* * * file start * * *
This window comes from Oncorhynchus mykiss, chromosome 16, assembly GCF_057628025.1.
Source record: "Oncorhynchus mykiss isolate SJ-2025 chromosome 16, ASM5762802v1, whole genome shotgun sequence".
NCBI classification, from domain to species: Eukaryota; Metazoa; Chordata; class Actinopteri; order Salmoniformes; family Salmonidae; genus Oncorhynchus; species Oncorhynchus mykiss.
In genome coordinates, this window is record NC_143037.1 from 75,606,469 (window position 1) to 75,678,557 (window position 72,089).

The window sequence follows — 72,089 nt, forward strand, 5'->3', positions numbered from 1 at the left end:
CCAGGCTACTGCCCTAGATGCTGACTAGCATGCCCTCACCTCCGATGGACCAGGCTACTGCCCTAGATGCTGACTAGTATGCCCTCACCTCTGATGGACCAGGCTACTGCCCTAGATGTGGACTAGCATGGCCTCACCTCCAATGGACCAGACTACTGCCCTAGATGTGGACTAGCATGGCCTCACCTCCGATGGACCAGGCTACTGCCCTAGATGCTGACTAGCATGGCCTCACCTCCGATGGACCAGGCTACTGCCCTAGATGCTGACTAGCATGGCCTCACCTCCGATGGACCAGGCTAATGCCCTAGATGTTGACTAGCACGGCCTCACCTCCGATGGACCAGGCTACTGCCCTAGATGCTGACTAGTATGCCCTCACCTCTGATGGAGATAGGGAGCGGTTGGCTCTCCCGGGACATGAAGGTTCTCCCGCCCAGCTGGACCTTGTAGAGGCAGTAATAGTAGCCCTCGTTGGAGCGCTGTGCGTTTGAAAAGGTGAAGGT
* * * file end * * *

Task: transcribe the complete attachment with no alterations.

This window comes from Oncorhynchus mykiss, chromosome 16, assembly GCF_057628025.1.
Source record: "Oncorhynchus mykiss isolate SJ-2025 chromosome 16, ASM5762802v1, whole genome shotgun sequence".
NCBI classification, from domain to species: Eukaryota; Metazoa; Chordata; class Actinopteri; order Salmoniformes; family Salmonidae; genus Oncorhynchus; species Oncorhynchus mykiss.
In genome coordinates, this window is record NC_143037.1 from 75,606,469 (window position 1) to 75,678,557 (window position 72,089).

The window sequence follows — 72,089 nt, forward strand, 5'->3', positions numbered from 1 at the left end:
CCAGGCTACTGCCCTAGATGCTGACTAGCATGCCCTCACCTCCGATGGACCAGGCTACTGCCCTAGATGCTGACTAGTATGCCCTCACCTCTGATGGACCAGGCTACTGCCCTAGATGTGGACTAGCATGGCCTCACCTCCAATGGACCAGACTACTGCCCTAGATGTGGACTAGCATGGCCTCACCTCCGATGGACCAGGCTACTGCCCTAGATGCTGACTAGCATGGCCTCACCTCCGATGGACCAGGCTACTGCCCTAGATGCTGACTAGCATGGCCTCACCTCCGATGGACCAGGCTAATGCCCTAGATGTTGACTAGCACGGCCTCACCTCCGATGGACCAGGCTACTGCCCTAGATGCTGACTAGTATGCCCTCACCTCTGATGGAGATAGGGAGCGGTTGGCTCTCCCGGGACATGAAGGTTCTCCCGCCCAGCTGGACCTTGTAGAGGCAGTAATAGTAGCCCTCGTTGGAGCGCTGTGCGTTTGAAAAGGTGAAGGT